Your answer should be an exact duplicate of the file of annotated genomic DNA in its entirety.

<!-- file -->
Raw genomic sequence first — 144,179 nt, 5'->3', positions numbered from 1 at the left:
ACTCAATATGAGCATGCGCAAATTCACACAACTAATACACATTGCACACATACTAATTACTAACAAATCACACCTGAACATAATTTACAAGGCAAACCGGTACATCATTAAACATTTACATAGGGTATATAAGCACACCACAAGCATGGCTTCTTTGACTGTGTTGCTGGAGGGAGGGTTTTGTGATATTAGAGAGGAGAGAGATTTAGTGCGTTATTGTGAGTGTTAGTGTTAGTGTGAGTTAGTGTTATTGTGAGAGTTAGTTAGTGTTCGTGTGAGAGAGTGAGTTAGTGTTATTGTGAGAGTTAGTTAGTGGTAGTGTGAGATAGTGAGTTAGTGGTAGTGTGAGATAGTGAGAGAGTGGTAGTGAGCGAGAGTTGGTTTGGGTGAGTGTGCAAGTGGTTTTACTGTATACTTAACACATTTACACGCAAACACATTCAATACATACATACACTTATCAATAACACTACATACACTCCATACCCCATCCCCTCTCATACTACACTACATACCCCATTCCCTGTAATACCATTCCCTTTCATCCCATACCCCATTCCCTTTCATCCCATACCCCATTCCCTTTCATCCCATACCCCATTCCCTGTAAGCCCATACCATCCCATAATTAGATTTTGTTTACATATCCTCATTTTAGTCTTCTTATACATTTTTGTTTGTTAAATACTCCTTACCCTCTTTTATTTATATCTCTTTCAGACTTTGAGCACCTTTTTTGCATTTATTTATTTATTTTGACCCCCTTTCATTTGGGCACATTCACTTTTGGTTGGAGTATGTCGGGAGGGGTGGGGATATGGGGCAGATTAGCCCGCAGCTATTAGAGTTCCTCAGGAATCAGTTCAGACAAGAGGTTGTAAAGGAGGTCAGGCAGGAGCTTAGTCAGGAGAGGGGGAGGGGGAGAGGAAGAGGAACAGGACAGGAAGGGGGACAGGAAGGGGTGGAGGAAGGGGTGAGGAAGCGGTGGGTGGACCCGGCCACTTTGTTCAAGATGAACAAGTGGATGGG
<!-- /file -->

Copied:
Raw genomic sequence first — 144,179 nt, 5'->3', positions numbered from 1 at the left:
ACTCAATATGAGCATGCGCAAATTCACACAACTAATACACATTGCACACATACTAATTACTAACAAATCACACCTGAACATAATTTACAAGGCAAACCGGTACATCATTAAACATTTACATAGGGTATATAAGCACACCACAAGCATGGCTTCTTTGACTGTGTTGCTGGAGGGAGGGTTTTGTGATATTAGAGAGGAGAGAGATTTAGTGCGTTATTGTGAGTGTTAGTGTTAGTGTGAGTTAGTGTTATTGTGAGAGTTAGTTAGTGTTCGTGTGAGAGAGTGAGTTAGTGTTATTGTGAGAGTTAGTTAGTGGTAGTGTGAGATAGTGAGTTAGTGGTAGTGTGAGATAGTGAGAGAGTGGTAGTGAGCGAGAGTTGGTTTGGGTGAGTGTGCAAGTGGTTTTACTGTATACTTAACACATTTACACGCAAACACATTCAATACATACATACACTTATCAATAACACTACATACACTCCATACCCCATCCCCTCTCATACTACACTACATACCCCATTCCCTGTAATACCATTCCCTTTCATCCCATACCCCATTCCCTTTCATCCCATACCCCATTCCCTTTCATCCCATACCCCATTCCCTGTAAGCCCATACCATCCCATAATTAGATTTTGTTTACATATCCTCATTTTAGTCTTCTTATACATTTTTGTTTGTTAAATACTCCTTACCCTCTTTTATTTATATCTCTTTCAGACTTTGAGCACCTTTTTTGCATTTATTTATTTATTTTGACCCCCTTTCATTTGGGCACATTCACTTTTGGTTGGAGTATGTCGGGAGGGGTGGGGATATGGGGCAGATTAGCCCGCAGCTATTAGAGTTCCTCAGGAATCAGTTCAGACAAGAGGTTGTAAAGGAGGTCAGGCAGGAGCTTAGTCAGGAGAGGGGGAGGGGGAGAGGAAGAGGAACAGGACAGGAAGGGGGACAGGAAGGGGTGGAGGAAGGGGTGAGGAAGCGGTGGGTGGACCCGGCCACTTTGTTCAAGATGAACAAGTGGATGGG